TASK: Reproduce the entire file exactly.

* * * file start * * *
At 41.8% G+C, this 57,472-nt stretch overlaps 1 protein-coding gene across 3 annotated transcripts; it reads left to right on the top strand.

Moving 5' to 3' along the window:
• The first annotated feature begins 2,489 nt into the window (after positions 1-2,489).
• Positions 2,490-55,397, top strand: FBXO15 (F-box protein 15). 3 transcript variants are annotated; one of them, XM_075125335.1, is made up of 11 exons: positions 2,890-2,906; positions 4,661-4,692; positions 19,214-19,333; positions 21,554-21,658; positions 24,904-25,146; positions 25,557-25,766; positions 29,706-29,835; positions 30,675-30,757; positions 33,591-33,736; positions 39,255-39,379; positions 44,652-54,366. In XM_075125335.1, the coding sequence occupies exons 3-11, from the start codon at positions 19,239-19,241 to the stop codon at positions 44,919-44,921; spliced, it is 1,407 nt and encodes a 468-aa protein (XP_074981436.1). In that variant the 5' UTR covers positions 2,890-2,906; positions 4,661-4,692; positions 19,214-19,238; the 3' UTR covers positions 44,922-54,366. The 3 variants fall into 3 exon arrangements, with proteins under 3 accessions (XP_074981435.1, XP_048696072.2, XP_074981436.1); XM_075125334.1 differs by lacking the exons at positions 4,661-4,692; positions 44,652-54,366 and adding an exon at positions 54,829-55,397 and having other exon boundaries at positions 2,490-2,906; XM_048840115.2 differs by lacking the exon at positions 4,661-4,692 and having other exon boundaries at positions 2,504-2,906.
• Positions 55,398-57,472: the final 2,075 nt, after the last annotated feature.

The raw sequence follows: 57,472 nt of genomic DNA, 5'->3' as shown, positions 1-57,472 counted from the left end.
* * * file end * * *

At 41.8% G+C, this 57,472-nt stretch overlaps 1 protein-coding gene across 3 annotated transcripts; it reads left to right on the top strand.

Moving 5' to 3' along the window:
• The first annotated feature begins 2,489 nt into the window (after positions 1-2,489).
• Positions 2,490-55,397, top strand: FBXO15 (F-box protein 15). 3 transcript variants are annotated; one of them, XM_075125335.1, is made up of 11 exons: positions 2,890-2,906; positions 4,661-4,692; positions 19,214-19,333; positions 21,554-21,658; positions 24,904-25,146; positions 25,557-25,766; positions 29,706-29,835; positions 30,675-30,757; positions 33,591-33,736; positions 39,255-39,379; positions 44,652-54,366. In XM_075125335.1, the coding sequence occupies exons 3-11, from the start codon at positions 19,239-19,241 to the stop codon at positions 44,919-44,921; spliced, it is 1,407 nt and encodes a 468-aa protein (XP_074981436.1). In that variant the 5' UTR covers positions 2,890-2,906; positions 4,661-4,692; positions 19,214-19,238; the 3' UTR covers positions 44,922-54,366. The 3 variants fall into 3 exon arrangements, with proteins under 3 accessions (XP_074981435.1, XP_048696072.2, XP_074981436.1); XM_075125334.1 differs by lacking the exons at positions 4,661-4,692; positions 44,652-54,366 and adding an exon at positions 54,829-55,397 and having other exon boundaries at positions 2,490-2,906; XM_048840115.2 differs by lacking the exon at positions 4,661-4,692 and having other exon boundaries at positions 2,504-2,906.
• Positions 55,398-57,472: the final 2,075 nt, after the last annotated feature.

The raw sequence follows: 57,472 nt of genomic DNA, 5'->3' as shown, positions 1-57,472 counted from the left end.